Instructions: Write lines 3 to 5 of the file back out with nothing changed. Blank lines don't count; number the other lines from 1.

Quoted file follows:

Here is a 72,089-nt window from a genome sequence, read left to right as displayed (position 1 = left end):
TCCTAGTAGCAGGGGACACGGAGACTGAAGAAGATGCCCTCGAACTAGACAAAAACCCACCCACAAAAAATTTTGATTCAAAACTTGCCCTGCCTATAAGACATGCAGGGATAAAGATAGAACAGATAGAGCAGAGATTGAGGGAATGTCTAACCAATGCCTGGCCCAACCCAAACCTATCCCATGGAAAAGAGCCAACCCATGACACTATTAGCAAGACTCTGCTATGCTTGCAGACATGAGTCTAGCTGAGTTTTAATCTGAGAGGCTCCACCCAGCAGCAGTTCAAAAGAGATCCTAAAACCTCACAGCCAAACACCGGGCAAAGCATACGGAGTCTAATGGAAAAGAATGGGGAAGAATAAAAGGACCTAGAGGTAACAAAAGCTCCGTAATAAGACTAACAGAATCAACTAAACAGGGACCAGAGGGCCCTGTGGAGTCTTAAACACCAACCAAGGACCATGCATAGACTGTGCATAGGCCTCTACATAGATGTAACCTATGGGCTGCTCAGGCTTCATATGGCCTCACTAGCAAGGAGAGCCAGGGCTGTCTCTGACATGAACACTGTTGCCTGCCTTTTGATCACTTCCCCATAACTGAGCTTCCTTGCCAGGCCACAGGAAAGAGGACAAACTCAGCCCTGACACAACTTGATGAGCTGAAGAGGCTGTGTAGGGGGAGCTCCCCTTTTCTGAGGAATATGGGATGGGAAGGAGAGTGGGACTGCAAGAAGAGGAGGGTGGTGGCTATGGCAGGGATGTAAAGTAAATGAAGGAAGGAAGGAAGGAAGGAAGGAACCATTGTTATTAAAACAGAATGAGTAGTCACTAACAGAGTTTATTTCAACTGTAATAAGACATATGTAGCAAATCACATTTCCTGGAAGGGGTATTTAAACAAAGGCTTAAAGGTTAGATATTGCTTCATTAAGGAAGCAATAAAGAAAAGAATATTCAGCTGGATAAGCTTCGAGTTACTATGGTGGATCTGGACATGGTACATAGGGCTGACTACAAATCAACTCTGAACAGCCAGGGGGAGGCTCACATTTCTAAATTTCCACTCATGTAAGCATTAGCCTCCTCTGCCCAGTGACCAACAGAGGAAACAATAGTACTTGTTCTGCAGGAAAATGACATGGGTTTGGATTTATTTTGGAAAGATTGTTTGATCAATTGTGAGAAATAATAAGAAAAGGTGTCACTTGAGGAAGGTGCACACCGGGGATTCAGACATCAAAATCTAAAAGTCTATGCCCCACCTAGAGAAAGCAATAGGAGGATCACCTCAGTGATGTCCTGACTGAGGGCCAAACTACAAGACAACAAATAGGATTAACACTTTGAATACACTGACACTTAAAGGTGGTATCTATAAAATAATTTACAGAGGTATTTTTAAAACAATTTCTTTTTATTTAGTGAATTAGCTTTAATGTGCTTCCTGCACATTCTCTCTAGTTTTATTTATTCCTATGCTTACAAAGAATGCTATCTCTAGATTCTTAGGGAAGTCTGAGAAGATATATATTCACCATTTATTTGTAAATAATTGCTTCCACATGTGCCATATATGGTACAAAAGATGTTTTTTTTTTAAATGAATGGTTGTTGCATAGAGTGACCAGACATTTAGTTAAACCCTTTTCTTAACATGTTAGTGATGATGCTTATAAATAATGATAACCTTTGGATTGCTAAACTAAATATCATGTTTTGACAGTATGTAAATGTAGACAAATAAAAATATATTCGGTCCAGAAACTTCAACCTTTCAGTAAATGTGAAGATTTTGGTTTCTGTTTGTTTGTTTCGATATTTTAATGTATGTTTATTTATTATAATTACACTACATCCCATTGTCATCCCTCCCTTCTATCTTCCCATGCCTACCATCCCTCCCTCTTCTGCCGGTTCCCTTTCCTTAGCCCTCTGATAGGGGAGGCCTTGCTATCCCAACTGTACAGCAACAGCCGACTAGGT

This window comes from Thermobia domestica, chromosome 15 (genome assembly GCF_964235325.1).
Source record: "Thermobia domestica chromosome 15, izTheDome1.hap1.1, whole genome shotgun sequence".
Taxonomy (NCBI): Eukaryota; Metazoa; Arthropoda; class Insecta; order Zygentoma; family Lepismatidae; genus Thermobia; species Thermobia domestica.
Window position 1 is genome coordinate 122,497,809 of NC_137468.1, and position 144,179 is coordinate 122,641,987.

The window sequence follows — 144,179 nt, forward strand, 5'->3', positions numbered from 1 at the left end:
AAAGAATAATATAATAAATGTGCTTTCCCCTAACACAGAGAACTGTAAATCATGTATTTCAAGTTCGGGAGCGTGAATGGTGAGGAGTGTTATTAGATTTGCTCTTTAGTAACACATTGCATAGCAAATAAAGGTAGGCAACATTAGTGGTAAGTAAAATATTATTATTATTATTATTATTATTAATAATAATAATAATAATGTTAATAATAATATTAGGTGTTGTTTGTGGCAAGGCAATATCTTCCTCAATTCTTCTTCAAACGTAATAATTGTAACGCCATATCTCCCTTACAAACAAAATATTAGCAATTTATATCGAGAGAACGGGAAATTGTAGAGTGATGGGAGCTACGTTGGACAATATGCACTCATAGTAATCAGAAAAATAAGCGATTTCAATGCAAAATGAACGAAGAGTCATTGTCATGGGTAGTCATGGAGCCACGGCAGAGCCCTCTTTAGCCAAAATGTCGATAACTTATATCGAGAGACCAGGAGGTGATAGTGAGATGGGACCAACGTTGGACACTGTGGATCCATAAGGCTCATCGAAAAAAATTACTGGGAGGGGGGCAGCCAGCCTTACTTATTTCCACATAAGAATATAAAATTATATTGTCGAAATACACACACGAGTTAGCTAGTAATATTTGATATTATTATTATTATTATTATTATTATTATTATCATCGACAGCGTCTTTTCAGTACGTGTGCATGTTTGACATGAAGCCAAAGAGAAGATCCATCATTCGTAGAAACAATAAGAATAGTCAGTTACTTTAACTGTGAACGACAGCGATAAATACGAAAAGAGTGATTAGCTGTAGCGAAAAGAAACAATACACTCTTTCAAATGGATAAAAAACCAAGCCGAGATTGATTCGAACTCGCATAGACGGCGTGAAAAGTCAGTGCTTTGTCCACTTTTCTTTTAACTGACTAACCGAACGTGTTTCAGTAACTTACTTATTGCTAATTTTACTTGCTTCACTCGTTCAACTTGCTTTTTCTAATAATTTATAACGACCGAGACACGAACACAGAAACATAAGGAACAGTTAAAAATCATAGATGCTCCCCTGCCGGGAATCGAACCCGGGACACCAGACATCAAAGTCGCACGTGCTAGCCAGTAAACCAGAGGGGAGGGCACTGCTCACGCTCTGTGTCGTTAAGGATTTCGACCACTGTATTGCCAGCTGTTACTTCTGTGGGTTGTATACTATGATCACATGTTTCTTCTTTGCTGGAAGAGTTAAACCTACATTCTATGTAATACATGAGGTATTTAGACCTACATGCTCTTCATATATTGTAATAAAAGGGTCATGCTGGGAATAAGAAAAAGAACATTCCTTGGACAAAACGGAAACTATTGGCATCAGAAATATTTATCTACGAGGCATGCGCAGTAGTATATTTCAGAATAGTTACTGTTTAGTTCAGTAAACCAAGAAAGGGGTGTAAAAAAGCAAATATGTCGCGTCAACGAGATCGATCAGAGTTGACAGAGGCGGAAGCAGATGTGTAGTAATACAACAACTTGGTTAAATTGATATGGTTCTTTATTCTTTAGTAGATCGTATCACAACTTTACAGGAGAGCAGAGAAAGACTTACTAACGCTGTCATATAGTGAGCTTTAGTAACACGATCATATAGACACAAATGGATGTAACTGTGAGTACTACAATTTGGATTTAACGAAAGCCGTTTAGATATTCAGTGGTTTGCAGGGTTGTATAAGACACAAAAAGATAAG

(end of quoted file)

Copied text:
This window comes from Thermobia domestica, chromosome 15 (genome assembly GCF_964235325.1).
Source record: "Thermobia domestica chromosome 15, izTheDome1.hap1.1, whole genome shotgun sequence".
Taxonomy (NCBI): Eukaryota; Metazoa; Arthropoda; class Insecta; order Zygentoma; family Lepismatidae; genus Thermobia; species Thermobia domestica.